Propagating your blackberries ensures healthier plants and more berries for the next seasons. Blackberries are most commonly propagated by a process called tip layering. Blackberry bushes naturally take root whenever their stems touch soil, and tip layering takes advantage of this natural characteristic. This is the easiest and safest manner of propagation for home gardeners. The new plant grows easily and quickly, still attached to the parent plant until it finally establishes itself. Once the new plant is established, the attachment is severed, leaving the gardener with two healthy bushes.
Look over your blackberry bush, and find a stem that is in the best condition. It must have no blemishes or dead material growing from it. Typically, your tallest or longest stem with the best production is the right one to choose.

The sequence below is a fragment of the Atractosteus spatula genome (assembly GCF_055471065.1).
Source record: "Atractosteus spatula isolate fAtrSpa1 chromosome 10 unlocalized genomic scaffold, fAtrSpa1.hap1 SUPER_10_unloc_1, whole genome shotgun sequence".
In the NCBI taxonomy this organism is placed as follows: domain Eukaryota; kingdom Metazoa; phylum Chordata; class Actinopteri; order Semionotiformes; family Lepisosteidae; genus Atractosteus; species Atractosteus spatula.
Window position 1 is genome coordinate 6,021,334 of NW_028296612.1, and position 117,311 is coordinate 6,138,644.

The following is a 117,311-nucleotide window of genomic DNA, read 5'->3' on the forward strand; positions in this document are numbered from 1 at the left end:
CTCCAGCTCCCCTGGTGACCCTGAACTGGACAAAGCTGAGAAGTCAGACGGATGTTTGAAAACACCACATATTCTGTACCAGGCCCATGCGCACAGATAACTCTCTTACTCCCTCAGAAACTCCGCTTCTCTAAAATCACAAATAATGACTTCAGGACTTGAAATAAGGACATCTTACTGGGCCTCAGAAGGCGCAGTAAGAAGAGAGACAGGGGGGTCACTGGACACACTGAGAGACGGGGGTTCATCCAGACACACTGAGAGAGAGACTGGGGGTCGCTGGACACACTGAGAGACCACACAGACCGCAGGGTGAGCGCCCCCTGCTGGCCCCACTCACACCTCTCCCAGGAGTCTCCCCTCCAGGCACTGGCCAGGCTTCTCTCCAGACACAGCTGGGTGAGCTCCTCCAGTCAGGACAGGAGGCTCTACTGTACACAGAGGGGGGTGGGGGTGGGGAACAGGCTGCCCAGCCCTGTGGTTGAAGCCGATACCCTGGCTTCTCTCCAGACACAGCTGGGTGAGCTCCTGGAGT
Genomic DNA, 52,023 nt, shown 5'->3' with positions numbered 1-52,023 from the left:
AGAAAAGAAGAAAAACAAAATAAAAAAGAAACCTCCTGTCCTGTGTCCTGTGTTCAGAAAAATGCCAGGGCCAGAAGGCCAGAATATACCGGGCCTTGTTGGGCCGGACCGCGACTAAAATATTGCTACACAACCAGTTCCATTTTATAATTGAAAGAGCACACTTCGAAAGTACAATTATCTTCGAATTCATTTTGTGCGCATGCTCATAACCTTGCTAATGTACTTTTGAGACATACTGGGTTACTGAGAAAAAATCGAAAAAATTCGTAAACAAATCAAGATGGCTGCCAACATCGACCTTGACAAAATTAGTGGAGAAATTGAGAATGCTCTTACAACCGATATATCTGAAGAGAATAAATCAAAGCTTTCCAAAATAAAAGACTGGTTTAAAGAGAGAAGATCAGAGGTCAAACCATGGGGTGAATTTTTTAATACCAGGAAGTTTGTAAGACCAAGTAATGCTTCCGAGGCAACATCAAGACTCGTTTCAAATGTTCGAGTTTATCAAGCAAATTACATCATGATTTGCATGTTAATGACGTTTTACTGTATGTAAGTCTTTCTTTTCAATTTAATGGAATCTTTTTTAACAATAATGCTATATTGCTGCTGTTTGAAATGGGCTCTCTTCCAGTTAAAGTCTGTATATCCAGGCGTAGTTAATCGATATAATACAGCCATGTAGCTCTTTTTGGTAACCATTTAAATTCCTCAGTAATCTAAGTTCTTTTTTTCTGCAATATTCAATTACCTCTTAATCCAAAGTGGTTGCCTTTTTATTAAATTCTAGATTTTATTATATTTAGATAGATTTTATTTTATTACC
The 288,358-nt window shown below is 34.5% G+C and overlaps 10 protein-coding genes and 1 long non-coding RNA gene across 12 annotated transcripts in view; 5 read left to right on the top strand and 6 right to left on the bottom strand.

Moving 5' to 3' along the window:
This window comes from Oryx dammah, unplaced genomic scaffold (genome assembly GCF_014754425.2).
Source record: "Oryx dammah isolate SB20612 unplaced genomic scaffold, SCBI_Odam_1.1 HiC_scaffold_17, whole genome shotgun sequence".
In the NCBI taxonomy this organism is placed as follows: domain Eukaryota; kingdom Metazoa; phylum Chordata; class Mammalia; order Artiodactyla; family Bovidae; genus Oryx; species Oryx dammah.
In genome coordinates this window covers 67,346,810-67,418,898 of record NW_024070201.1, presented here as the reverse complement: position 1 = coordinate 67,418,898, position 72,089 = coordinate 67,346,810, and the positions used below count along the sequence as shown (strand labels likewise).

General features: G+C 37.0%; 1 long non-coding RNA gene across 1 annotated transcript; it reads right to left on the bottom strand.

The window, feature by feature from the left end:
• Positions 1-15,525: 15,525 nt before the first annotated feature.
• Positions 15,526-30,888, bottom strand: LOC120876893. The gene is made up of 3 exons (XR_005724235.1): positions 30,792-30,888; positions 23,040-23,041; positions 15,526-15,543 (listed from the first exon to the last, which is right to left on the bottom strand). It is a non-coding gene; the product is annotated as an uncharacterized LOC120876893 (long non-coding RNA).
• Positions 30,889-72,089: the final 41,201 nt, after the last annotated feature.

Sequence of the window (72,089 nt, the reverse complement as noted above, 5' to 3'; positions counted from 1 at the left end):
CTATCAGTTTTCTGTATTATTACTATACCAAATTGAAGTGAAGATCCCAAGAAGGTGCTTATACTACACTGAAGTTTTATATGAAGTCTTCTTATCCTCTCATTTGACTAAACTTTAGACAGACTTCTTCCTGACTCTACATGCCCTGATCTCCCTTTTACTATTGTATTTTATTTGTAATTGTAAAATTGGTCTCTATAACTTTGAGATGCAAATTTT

Stretch the stem towards the ground. The stem should be in a relaxed stretch. It does not matter how far away the stem is from the plant because the new plant that will be produced will be re-planted in a different area.
Dig a small, 6-inch hole, and bury the tip of stretched stem in the hole. The weight of the soil should hold the stem down; however, attaching the stem to the ground with twine will ensure the stem does not spring back up.
Water the area until the ground is moist, and add a small layer of mulch to help retain moisture. Make sure the area is always moist, watering when needed for 2 to 3 months.
Sever the parent stem from the new plant after 2 to 3 months when a new plant has emerged from the soil. Cut the parent stem so that 12 inches of the original stem is left to the new plant.
Dig up the new plant at the roots, and move it to its permanent location. Blackberries thrive best in full sun.